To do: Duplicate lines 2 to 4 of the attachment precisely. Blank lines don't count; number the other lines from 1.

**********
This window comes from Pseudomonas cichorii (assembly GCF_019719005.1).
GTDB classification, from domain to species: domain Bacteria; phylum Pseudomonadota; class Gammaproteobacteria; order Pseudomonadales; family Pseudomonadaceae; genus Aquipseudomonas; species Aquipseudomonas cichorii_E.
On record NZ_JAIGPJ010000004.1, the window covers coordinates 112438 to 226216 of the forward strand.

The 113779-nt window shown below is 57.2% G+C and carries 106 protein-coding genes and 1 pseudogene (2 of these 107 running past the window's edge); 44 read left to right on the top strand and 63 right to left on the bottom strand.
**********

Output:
GTDB classification, from domain to species: domain Bacteria; phylum Pseudomonadota; class Gammaproteobacteria; order Pseudomonadales; family Pseudomonadaceae; genus Aquipseudomonas; species Aquipseudomonas cichorii_E.
On record NZ_JAIGPJ010000004.1, the window covers coordinates 112438 to 226216 of the forward strand.

The 113779-nt window shown below is 57.2% G+C and carries 106 protein-coding genes and 1 pseudogene (2 of these 107 running past the window's edge); 44 read left to right on the top strand and 63 right to left on the bottom strand.